Website analytics technology developer Digital Envoy has filed a lawsuit Monday against Google, charging the search-engine operator with abusing a licensing agreement between the two companies.
Digital Envoy sells a service that uses the IP addresses of website visitors to discern their demographic details. The company's customers can then use that data to target content and online ads more precisely to those accessing their websites.
Google signed on as a customer in November 2000 and pays Digital Envoy a $8,000 monthly fee for use of its technology. That agreement only allows Google to use Digital Envoy's technology on its own website, however, and not on third-party sites, as it began doing in August 2002.
Digital Envoy told Google in February that it considered the company's use of its technology on third-party sites to be a licensing violation, at which time Google "admitted to its conduct but refused to stop", according to the complaint.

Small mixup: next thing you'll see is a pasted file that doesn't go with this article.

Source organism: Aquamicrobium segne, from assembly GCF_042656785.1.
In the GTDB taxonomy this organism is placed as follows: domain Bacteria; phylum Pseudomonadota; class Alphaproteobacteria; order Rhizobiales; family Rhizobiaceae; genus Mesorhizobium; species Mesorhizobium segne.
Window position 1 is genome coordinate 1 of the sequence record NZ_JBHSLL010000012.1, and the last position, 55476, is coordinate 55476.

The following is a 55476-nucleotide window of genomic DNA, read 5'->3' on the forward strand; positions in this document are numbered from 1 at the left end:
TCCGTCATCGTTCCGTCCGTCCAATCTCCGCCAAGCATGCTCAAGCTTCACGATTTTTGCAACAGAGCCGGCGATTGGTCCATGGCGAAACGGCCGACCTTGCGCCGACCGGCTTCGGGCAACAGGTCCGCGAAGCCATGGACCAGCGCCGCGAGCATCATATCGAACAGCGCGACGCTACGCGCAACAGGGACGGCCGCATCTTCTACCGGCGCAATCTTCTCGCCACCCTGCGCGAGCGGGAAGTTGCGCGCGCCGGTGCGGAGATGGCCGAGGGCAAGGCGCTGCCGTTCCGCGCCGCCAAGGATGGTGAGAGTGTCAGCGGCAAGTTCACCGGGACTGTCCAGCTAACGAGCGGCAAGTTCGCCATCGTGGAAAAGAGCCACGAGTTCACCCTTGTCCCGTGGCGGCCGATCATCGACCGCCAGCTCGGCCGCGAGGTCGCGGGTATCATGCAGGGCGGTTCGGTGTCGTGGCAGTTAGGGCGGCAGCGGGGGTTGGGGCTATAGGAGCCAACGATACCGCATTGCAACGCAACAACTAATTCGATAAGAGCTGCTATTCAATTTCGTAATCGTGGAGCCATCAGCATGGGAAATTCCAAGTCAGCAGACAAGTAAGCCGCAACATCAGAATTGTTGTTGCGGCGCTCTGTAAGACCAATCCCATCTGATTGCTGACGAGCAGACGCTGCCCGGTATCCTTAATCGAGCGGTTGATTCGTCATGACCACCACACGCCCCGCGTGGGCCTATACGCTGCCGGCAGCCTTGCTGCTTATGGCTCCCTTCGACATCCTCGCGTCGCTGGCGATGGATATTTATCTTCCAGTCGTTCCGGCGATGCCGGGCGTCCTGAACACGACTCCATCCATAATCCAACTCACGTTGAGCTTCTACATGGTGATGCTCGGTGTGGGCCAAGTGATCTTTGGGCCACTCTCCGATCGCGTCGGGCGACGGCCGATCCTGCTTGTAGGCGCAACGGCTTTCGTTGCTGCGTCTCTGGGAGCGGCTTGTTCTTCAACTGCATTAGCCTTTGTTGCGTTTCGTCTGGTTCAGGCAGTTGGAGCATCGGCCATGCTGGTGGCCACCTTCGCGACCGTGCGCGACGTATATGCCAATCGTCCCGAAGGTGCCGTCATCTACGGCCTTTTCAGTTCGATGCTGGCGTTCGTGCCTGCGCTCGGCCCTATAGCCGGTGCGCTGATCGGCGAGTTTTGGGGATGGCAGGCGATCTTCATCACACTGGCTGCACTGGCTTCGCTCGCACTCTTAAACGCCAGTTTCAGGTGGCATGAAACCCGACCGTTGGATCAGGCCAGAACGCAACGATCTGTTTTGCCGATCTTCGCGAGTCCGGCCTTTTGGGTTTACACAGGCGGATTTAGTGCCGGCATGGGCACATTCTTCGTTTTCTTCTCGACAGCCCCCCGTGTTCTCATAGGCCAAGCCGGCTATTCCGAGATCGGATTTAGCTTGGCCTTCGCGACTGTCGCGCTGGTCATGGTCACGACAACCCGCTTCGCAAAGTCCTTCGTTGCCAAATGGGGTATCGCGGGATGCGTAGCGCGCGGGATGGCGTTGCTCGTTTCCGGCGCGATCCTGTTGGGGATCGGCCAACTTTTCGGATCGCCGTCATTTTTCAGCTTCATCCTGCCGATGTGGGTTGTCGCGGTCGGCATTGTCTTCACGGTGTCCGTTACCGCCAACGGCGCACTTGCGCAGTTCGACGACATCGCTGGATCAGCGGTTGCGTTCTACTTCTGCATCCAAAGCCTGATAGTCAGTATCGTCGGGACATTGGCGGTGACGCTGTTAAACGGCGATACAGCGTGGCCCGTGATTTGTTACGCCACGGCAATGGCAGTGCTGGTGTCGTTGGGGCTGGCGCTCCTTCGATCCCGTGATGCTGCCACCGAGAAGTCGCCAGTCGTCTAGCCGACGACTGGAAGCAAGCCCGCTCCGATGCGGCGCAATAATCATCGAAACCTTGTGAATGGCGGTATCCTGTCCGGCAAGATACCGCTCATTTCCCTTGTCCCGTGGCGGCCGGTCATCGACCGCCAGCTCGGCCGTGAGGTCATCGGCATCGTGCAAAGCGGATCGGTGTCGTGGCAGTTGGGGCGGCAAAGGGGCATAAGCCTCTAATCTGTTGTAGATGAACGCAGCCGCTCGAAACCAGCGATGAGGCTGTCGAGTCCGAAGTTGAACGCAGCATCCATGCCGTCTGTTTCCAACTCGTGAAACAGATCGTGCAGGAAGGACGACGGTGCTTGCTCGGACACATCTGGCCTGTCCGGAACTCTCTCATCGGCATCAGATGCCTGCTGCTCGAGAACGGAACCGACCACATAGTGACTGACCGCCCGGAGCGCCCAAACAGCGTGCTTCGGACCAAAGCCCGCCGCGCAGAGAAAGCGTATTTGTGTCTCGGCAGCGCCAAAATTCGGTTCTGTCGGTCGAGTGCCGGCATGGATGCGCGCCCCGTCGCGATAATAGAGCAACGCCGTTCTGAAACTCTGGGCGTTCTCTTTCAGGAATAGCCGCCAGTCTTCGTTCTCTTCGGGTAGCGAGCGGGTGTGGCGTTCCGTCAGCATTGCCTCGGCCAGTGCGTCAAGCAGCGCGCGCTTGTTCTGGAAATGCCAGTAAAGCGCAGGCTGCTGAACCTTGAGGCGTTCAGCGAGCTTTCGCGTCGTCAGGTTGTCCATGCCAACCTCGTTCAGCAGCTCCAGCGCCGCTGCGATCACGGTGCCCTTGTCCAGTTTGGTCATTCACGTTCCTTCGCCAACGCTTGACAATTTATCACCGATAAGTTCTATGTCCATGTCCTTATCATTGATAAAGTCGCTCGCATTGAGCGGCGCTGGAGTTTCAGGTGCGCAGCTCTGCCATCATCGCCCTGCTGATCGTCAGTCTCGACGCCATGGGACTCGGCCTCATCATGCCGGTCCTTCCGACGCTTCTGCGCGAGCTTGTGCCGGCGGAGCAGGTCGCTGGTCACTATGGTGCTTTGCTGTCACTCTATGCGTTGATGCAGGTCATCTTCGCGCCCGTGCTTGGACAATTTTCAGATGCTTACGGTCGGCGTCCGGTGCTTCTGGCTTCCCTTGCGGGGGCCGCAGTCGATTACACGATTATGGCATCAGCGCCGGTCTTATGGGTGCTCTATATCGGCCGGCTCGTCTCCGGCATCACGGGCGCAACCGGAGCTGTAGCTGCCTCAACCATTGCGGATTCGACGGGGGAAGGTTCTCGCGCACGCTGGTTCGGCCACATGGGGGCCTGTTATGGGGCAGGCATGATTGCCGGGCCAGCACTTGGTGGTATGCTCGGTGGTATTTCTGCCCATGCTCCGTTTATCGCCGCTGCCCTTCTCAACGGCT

Google offered to increase its monthly payment to $12,000, an offer Digital Envoy rejected as inadequate.
Digital Envoy is charging Google with misappropriation of trade secrets and unfair competition. The company is seeking unspecified damages for lost licensing revenue, along with punitive damages and all of Google's revenue from its allegedly improper use of Digital Envoy's technology.
Licensing disputes among technology partners are not uncommon, but this one comes at an inopportune time for Google as it positions itself for an expected initial public offering of its stock sometime this year. A Google spokesman declined to comment on the lawsuit.
Stacy Cowley writes for IDG News Service